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The Office of the National Taxpayer Advocate, an independent organization within the IRS that works to safeguard taxpayer rights, submits semiannual reports to Congress, and the 2019 National Taxpayer Advocate Midyear Objectives Report to Congress is now available. This is one piece of news you don’t want to skip because, historically, the National Taxpayer Advocate has addressed issues of unfairness for all American taxpayers. But the report also addresses expat tax issues like whether or not you can get a passport when you’re behind on taxes. Since expat tax issues don’t often get a lot of traction, these reports are essential to keep up on. So, skip the hundreds-of-pages-long report and read our summary for expats instead.
The National Taxpayer Advocate Midyear Objectives Report starts off by talking about how American taxpayers’ trust has been eroded by poor service from the IRS, and worse yet, there are no current plans to fix this issue. So, the Taxpayer Advocate Service (TAS) is developing an electronic tool to help guide taxpayers through the complicated American tax process.
Other areas of current focus include:
The National Taxpayer Advocate mentions a newly created concept, the Taxpayer Anxiety Index, to help the IRS structure its taxpayer interactions. Of all American taxpayers, expats may be the best acquainted with taxpayer anxiety. But, that aside, there are only two areas that concern the majority of expats this time.
Area of Focus #10 in the report is geared toward helping taxpayers whose passports are affected by their tax liability understand their rights. According to the National Taxpayer Advocate Midyear Objectives Report, the four rights currently being impacted by the seizure of passports are the right to be informed, the right to challenge the IRS’s position and be heard, the right to retain representation, and the right to a fair and just tax system. An important takeaway for expats from this part of the report: if your passport has been seized due to your tax liability, contacting the TAS is a good idea. They might be able to help. In addition to helping taxpayers on a case-by-case basis, the TAS has other initiatives to address the negative impact of passport revocation, like meeting with the Department of State to discuss ways to alleviate the burden this puts on expats.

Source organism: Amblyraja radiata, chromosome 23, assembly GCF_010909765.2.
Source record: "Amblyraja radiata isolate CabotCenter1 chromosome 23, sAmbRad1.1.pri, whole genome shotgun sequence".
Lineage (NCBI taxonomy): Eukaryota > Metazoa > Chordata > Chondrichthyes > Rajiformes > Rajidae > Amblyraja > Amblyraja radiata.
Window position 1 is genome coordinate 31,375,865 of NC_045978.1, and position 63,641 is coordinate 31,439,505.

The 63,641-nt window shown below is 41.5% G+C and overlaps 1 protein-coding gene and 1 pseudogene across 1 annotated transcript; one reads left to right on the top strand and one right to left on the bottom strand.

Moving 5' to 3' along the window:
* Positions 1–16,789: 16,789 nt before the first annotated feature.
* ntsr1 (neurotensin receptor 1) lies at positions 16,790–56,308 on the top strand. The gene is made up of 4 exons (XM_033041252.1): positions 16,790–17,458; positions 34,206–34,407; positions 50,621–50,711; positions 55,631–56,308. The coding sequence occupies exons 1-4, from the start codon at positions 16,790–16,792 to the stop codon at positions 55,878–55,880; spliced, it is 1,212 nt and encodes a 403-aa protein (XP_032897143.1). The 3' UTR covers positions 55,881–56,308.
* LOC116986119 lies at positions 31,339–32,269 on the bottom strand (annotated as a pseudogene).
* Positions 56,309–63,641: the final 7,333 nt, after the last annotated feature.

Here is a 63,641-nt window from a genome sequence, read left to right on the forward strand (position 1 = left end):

Area of Focus #12 in the report seeks more clarity and certainty from the IRS’s voluntary disclosure program. You may recall that, in 2018, the IRS terminated the Offshore Voluntary Disclosure Program and recently developed a new kind of disclosure program. Currently, the definition of willfulness – a big factor for which disclosure program you are allowed to use – is somewhat in the eye of the beholder, and that beholder is the IRS. If expats were unaware of their tax-filing requirements but still believe their behavior could be misconstrued as willful, they may choose to use a voluntary disclosure program to avoid the risk of further scrutiny by the IRS. When they do disclose, they must choose between paying penalties meant for tax-evading delinquents and trying to demonstrate their innocence without the typical safeguards. The TAS is hoping to get a firm explanation of which taxpayers should use which disclosure program and why.
Expats will be hoping for a narrower application of the passport revocation process and more clarity on the voluntary disclosure programs, but that will only happen if the IRS heeds the latest TAS report. For broader changes to occur, Congress would need to take up these issues and enact some tax laws that are fairer for expats. Luckily, some Congress members have been listening, and slowly, they are taking action.
Get started with the expat experts at Greenback today, and you’ll be tax compliant before you know it.
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